Renaissance Pleasure Faire of Southern California

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Renaissance Pleasure Faire of Southern California
Genre Renaissance faire
Dates April - May
Location(s) Irwindale, California
Inaugurated 1962
Attendance 250,000 (average)
Stages 11

The Renaissance Pleasure Faire of Southern California (RPFS), is the first, original modern Renaissance faire; it opened in 1963 and has run yearly since that time.[1] Presently owned by Renaissance Entertainment Productions (REP), it is a commercial re-enactment of a 1580s[2] market faire at Port Deptford,[3] a water front town located in Elizabethan England. The fair is generally open from the first weekend in April through the weekend before Memorial Day.


Renaissance Pleasure Faire of Southern California (RPFS) began in tandem with the Renaissance Pleasure Faire of Northern California (RPFN) in 1963 in the Spring and Fall respectively by Ron Patterson and Phyllis Patterson and the non-profit organization Living History Center (LHC)[4] as the first renaissance faire in America. RPFS was first staged at Agoura Hills, moved to the Glen Helen Regional Park in Devore, California, surrounding most of the lake, moved to the opposite shore, and most recently, has been moved to the Santa Fe Dam Recreation Area in Irwindale, California. RPFS has also experienced new ownership starting with LHC (1963), then to Renaissance Entertainment Corp (REC)(1993), a for-profit corporation, and finally to Renaissance Entertainment Productions (REP), also a for-profit corporation. Some believe the faire has, under the new management, become more family oriented.[4][5]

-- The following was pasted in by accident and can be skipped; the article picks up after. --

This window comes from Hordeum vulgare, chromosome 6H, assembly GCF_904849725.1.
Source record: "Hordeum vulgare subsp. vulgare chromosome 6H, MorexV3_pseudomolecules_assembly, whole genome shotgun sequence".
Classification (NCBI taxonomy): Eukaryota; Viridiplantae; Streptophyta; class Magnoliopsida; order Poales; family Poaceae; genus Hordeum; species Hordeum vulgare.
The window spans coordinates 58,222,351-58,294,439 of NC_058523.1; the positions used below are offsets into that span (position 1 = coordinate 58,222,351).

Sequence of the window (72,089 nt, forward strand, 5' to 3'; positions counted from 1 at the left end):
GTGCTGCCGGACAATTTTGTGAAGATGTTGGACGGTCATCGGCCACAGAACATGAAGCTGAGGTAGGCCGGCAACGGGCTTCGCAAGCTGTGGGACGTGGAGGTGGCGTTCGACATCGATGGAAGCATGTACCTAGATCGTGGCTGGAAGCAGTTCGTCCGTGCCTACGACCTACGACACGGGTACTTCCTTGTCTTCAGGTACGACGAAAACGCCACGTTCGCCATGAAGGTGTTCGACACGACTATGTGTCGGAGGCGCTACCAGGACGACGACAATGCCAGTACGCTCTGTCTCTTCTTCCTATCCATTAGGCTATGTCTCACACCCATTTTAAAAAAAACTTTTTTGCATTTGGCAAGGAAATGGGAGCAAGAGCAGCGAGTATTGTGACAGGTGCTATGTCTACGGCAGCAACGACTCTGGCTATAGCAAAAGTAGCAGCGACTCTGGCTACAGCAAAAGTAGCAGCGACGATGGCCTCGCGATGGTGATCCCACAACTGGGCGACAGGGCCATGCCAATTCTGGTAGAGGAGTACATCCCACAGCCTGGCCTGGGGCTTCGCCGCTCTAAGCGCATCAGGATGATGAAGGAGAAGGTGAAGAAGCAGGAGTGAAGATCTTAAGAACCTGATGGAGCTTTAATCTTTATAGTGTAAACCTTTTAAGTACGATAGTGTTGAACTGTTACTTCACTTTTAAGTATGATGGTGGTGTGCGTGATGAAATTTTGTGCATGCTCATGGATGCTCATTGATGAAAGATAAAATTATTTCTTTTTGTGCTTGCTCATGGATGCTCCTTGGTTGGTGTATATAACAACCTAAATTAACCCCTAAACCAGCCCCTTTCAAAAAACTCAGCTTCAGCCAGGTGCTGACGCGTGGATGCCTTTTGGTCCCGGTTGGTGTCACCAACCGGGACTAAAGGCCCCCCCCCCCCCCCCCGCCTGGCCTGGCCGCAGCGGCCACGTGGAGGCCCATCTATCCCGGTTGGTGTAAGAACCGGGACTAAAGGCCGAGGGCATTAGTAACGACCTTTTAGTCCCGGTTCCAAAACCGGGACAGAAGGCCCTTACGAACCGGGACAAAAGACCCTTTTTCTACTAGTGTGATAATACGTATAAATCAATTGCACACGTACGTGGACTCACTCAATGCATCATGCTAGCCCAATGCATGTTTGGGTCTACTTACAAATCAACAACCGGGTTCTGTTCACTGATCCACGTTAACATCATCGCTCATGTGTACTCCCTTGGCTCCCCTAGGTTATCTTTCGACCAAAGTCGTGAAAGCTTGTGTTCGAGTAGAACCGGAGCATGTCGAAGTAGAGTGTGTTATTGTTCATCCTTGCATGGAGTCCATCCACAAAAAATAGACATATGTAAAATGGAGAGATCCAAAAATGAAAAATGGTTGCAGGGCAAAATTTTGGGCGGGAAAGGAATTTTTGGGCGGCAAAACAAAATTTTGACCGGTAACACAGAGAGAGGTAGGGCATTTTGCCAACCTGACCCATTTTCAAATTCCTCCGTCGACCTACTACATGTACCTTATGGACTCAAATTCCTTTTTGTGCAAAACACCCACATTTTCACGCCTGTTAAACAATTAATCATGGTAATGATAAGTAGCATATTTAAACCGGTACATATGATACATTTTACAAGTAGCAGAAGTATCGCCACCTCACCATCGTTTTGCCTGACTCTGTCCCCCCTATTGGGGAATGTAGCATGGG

RPFS's actors portray the dress found in the Elizabethan era, or more precisely during the reign of Elizabeth I, 1558-1603. All actors' costumes go through a rigorous approval process ensuring authenticity. Generally there are five types: Yeoman Class, Merchant Class, Gentry, Nobility, and Military. There are also other cultures represented such as the Scots, Italians, Germans, Spaniards and various Arab cultures, as well as various other performance groups such as mongers, Puritans, adventurers and inventors. These are organized into guilds. Visitors, commonly known as patrons, are encouraged to dress up as well but Elizabethan "garb" is optional.[6]

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Further reading[edit]


  1. ^ Sneed, Richard J. (1987). The Faire: Photographs and History of the Renaissance Pleasure Faire from 1963 onwards. Santa Cruz, CA: The Good Book Press. OCLC 26491008. 
  2. ^ "REC California Faire Specifics". Retrieved 2008-05-10. 
  3. ^ "Entertainment 2013". Archived from the original on 2013-05-17. Retrieved 2013-05-13. 
  4. ^ a b "RPFI California Faire History". Retrieved 2008-05-10. 
  5. ^ Talavera, E. (2007-05-16). "Renaissance Pleasure Faire is for young and old". Lifestyles. El Paisano. Whittier, CA: Rio Hondo College. Archived from the original on 2008-12-02. Retrieved 2008-05-10. 
  6. ^ Mills, Michelle J. (2008-03-29). "Come play at the Faire". Pasadena Star-News. Archived from the original on 2008-06-24. Retrieved 2008-05-10. 

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